Sunday, September 13, 2009

The Soccer Mom Phenom

I’m new to this. The truth is I’ve managed to skillfully dodge the soccer mom bullet for a good few years. My kids did give soccer a shot back when they were 6 and 9, and bursting with Beckham-like potential. But after one season, the boys decided to trade in the Pele-path for more practical pursuits and set out to become Bruce Lee. I thought it was a wise decision. At least kung-fu might keep you from getting a swift butt-kickin’ on the playground. Now we are living on the left-coast and apparently soccer is mandatory. The logic goes like this. It gets the kids exercising. It gets them outside in the sunshine. It teaches them a versatile sport that requires nothing but a ball. It teaches them teamwork. Ok. I buy off on all that. Let’s assume it’s a good thing for the kids. I still hate soccer.

As I baked in the glaring sun yesterday on a field that hosted five simultaneous soccer games, I was quite the newbie. I was proud that I remembered to sunscreen my son and myself. I even had a bottle of water with me. Still, I was woefully unprepared. I didn’t have my folding chair, my visor, or my cooler overflowing with organic snacks. And worse than all that, I didn’t have a genuine interest in the game.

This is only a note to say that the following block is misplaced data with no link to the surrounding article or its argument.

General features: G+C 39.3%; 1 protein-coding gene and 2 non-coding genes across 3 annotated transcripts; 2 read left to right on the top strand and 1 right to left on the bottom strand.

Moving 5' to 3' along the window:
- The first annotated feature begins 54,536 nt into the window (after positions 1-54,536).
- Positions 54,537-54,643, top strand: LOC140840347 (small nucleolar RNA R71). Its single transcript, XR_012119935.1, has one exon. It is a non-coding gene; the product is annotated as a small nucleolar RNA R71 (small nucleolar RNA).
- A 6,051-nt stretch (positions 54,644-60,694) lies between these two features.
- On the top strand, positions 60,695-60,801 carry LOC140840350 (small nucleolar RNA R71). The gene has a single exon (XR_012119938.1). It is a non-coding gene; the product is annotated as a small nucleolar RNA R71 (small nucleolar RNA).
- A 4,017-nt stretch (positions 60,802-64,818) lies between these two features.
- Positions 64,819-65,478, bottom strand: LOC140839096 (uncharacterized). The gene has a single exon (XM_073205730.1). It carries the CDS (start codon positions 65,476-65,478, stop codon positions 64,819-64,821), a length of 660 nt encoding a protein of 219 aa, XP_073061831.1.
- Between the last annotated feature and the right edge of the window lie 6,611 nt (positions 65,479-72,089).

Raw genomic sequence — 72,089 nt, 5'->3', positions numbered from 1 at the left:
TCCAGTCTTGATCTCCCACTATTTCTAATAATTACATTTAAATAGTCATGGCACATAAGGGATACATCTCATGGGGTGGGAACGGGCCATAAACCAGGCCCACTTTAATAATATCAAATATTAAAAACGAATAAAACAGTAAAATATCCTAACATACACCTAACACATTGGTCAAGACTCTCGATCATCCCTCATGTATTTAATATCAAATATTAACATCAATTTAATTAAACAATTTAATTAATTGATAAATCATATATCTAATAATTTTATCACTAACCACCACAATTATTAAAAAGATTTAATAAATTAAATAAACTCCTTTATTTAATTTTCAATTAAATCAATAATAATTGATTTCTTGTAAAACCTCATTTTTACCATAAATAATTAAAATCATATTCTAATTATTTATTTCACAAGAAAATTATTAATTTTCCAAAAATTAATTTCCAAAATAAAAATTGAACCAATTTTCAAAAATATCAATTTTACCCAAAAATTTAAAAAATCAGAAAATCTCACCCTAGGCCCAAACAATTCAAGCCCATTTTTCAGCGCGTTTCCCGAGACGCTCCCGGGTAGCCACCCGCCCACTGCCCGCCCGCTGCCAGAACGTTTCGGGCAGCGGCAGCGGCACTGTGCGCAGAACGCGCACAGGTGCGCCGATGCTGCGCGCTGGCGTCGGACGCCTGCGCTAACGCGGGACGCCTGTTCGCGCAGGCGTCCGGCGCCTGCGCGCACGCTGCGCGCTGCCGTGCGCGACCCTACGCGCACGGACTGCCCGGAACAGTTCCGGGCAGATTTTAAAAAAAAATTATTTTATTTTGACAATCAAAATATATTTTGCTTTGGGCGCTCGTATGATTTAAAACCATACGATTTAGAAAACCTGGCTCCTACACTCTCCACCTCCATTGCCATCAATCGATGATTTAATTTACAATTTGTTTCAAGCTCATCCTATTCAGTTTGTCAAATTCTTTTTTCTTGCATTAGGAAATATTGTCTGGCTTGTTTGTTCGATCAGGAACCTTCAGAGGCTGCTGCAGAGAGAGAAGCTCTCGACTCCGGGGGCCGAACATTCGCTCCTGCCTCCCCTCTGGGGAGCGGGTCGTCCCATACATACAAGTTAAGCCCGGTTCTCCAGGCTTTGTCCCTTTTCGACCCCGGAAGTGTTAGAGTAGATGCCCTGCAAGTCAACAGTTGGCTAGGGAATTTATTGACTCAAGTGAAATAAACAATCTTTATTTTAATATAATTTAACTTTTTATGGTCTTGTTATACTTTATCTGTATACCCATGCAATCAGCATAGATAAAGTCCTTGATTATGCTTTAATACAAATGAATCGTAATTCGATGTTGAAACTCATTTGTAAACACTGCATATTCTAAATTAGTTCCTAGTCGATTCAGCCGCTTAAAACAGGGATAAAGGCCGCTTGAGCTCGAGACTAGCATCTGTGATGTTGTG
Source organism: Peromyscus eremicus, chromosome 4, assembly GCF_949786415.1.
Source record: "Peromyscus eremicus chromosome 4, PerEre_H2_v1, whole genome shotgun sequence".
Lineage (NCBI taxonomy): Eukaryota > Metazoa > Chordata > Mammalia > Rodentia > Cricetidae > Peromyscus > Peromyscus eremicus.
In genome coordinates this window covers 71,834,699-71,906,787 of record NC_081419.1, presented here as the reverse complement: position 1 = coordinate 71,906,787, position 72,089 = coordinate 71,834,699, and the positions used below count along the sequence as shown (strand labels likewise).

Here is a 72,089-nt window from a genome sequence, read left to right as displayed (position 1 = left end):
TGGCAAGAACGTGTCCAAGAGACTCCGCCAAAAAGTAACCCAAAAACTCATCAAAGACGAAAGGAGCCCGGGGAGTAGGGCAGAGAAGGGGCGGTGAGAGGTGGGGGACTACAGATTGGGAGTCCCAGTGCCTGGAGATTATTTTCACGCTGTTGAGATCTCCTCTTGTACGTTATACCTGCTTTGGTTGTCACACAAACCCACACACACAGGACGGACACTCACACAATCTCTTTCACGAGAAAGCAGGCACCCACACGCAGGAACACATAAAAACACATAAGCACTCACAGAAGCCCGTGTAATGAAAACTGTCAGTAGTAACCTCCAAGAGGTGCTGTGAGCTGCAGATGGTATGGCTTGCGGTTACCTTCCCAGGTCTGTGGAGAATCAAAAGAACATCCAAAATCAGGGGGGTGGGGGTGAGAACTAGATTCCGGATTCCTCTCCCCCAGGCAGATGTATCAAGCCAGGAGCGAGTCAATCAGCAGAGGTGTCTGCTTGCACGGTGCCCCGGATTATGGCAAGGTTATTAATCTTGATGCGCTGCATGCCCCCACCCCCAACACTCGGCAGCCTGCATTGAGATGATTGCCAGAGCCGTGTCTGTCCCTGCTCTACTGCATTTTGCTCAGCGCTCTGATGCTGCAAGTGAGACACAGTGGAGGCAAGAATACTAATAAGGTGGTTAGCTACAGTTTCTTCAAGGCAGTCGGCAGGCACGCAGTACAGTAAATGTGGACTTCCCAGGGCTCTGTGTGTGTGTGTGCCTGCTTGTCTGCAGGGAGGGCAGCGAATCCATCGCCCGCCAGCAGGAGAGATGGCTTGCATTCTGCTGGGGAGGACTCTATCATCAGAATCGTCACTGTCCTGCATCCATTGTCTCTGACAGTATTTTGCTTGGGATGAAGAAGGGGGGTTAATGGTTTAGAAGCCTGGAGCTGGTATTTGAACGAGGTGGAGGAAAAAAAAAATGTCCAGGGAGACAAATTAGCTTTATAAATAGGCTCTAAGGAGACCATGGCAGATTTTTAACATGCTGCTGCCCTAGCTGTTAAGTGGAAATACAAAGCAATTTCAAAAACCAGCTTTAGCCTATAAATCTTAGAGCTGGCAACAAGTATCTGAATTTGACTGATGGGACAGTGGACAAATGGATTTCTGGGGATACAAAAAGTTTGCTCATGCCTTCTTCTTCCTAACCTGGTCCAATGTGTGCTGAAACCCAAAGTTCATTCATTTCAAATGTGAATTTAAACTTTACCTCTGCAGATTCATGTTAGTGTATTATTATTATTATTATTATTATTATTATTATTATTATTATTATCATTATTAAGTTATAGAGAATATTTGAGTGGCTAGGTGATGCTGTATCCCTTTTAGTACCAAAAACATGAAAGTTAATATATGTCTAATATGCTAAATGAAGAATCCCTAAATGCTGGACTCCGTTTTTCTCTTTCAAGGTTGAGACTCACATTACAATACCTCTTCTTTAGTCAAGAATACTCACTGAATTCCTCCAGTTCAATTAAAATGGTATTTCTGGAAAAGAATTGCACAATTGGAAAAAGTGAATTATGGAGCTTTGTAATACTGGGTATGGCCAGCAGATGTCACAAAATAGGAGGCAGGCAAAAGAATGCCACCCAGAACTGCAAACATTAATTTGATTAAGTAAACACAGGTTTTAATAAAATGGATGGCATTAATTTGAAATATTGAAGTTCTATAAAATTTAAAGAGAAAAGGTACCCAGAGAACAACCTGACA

While other parents were screaming from the sidelines, my heart was aching for my 8 year old son, who clearly does not know how to play soccer (because of his neglectful parents no doubt.) He made it his job to stay as far from the ball as humanly possible. And as I watched him, I could feel his anxiety as if it were my own --remembering that horrible feeling of incompetence, not fitting in, being clueless and sticking out for it. He came off the field at half-time fighting back tears. “I don’t want to do this Mom,” he said. “The other kids are yelling at me and the coach is not nice. It’s just not fun.” I know, I said thinking, “I don’t want to do it either.” Of course, I didn’t say that. Instead, I handed him the bottled water and called in reinforcements –Dad.

Fortunately, Dad is a full-fledged graduate of sons who suffer soccer academy. In fact, he claims he could have qualified for a soccer scholarship had he not gotten completely burnt out on the sport. “Most soccer coaches suck,” he said. “But it’s just a game and he’ll get the hang of it. I’ll spend some time teaching him about the positions.” That brought me some relief as did the realization that we only have nine weeks left of soccer.

My distaste for soccer goes beyond my Jack Kerouac desire to be a creative rebel. It even goes beyond my hate for “shlepping” back and forth and back and forth. It’s rooted in a genuine global, socio-economic concern for our world . There actually are many reasons soccer sucks.